A Billings agricultural contracting business is still locked in a dispute about whether its former employee was wrongfully terminated for voicing safety concerns.
The lawsuit filed against Agri-Systems by the U.S. Department of Labor claimed former employee Steve Petry was fired in 2018 after raising concerns about one of the company’s projects in Illinois.
But in its July response, Agri-Systems asked for the case to be dismissed.
The Billings-based company, which does business under the name ASI Industrial, maintains that Petry was not fired but voluntarily resigned, handing over his office key and saying he had other job offers.
The U.S. Labor Department’s suit claimed Petry was an electrical engineer, but the company said he had no such certification and was employed only as a support member of a design team.
The company also said it checked out Petry’s concerns, but some ran contrary to the National Electrical Code or to manufacturer instructions.
Petry said his safety concerns fell “on deaf ears” and he had no choice but to report them to officials in Illinois, where the feed mill project was located.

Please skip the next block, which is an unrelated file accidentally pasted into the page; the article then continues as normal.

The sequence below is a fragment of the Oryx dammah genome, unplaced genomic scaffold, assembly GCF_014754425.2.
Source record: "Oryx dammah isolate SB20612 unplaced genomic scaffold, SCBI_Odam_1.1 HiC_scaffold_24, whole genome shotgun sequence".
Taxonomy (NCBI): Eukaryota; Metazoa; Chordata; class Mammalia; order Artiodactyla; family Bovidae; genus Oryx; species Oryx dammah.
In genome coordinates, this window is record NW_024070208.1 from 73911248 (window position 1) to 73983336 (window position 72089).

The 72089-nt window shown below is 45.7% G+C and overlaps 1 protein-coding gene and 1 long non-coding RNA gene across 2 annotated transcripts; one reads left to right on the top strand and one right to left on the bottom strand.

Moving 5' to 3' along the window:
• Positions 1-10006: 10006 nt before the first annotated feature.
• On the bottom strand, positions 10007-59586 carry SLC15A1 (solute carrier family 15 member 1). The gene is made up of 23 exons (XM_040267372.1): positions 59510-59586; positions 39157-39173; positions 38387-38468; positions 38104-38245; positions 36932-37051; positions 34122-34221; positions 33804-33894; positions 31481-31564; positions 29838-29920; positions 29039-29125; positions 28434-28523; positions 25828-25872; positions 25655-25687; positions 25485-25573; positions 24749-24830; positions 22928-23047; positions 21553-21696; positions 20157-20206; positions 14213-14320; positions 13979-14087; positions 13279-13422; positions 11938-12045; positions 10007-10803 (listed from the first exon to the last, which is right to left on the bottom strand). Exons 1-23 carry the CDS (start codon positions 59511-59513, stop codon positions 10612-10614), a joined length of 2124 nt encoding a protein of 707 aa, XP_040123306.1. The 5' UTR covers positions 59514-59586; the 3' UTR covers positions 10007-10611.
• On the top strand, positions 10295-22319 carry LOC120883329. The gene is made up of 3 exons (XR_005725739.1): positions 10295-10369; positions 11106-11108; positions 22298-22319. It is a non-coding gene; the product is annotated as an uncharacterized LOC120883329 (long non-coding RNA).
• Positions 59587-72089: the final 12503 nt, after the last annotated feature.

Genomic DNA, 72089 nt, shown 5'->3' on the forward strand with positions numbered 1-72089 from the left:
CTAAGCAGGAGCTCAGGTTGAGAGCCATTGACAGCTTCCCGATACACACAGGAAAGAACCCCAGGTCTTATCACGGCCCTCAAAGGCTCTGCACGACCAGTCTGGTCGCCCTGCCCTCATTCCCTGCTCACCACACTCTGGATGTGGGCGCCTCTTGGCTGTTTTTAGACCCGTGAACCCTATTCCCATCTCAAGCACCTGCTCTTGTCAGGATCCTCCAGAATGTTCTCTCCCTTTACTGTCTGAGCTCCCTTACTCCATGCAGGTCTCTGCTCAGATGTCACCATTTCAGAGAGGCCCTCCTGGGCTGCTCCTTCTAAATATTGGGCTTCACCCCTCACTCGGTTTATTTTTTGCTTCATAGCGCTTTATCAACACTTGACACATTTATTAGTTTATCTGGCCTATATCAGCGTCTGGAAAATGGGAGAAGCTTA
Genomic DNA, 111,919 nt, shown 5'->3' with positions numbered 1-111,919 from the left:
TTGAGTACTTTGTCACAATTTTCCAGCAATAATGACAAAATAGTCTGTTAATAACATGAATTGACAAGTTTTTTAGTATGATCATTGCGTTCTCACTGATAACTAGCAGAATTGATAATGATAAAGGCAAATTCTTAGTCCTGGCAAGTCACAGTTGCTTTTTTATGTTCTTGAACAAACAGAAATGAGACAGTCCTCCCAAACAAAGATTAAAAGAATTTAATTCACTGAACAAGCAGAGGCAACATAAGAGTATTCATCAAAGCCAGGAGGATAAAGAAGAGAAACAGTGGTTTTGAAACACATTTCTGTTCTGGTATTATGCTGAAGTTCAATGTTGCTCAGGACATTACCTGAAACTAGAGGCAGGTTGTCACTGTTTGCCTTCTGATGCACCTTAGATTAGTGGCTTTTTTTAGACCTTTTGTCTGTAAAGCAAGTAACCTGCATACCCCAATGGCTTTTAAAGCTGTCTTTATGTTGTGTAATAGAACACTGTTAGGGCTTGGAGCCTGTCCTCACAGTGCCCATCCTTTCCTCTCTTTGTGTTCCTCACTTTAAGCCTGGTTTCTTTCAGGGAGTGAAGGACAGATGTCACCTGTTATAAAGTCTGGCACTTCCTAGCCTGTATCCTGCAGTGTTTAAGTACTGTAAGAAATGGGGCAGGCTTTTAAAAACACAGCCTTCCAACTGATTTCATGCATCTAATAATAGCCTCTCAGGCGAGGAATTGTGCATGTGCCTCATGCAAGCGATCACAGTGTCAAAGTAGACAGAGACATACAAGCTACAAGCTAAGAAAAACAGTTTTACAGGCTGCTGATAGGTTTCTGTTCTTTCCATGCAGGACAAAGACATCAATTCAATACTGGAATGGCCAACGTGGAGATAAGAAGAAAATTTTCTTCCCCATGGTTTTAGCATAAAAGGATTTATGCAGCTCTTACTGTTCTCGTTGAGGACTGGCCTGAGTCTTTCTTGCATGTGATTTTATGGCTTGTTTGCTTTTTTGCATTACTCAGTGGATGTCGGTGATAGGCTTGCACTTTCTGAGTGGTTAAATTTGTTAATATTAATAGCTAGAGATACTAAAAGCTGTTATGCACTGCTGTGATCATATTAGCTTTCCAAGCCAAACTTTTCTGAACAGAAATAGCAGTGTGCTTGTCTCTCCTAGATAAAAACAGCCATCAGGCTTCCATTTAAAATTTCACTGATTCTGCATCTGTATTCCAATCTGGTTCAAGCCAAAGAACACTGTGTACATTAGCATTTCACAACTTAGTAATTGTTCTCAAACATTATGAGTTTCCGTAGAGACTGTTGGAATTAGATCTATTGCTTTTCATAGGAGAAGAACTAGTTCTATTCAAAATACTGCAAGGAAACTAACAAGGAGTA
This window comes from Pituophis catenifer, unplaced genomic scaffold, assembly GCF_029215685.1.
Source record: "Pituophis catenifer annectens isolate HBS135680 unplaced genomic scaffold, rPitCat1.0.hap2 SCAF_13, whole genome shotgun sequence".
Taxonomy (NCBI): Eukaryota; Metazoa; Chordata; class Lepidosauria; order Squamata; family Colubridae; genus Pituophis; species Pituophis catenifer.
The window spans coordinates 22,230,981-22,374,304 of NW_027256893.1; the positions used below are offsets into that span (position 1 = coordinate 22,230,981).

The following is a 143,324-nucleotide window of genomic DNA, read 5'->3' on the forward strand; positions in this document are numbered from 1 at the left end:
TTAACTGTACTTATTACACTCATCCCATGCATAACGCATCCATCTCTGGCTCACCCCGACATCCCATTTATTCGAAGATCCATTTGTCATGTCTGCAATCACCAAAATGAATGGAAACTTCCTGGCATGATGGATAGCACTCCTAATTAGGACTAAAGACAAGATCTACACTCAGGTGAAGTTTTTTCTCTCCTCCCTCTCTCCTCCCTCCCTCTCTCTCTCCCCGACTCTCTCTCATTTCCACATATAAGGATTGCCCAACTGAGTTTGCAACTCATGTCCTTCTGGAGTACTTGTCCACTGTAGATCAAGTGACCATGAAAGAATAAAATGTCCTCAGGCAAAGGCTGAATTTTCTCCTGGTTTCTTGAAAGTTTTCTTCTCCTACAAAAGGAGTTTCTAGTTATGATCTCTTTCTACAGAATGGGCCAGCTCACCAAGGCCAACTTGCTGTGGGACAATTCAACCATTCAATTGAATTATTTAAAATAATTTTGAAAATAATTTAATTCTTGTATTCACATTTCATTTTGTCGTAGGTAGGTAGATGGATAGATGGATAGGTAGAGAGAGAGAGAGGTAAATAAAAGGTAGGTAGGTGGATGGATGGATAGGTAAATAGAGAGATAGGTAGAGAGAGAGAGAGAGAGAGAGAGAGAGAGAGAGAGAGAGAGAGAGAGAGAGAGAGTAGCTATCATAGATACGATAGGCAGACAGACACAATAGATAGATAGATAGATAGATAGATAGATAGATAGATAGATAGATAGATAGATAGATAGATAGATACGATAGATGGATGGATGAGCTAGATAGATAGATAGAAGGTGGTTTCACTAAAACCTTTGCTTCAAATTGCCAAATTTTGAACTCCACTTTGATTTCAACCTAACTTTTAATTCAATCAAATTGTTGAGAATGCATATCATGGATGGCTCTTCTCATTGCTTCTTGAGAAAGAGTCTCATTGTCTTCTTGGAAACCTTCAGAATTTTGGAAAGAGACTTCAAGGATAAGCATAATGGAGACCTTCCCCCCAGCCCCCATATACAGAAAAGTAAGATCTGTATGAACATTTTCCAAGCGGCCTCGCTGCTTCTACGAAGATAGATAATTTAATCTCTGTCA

But the company said Petry was relying on incomplete knowledge of the setup and “inaccurate technical assumptions.”
Petry had said the company was installing the wrong size wires at the Illinois project, but the company said it had field employees check, and they were installing the correct size.
Petry also argued that the project wasn’t conducting the proper ground fault testing, while the company said the feed mill was exempt from ground fault testing under the National Electrical Code. Such testing, it said, could cause a shutdown and additional hazards.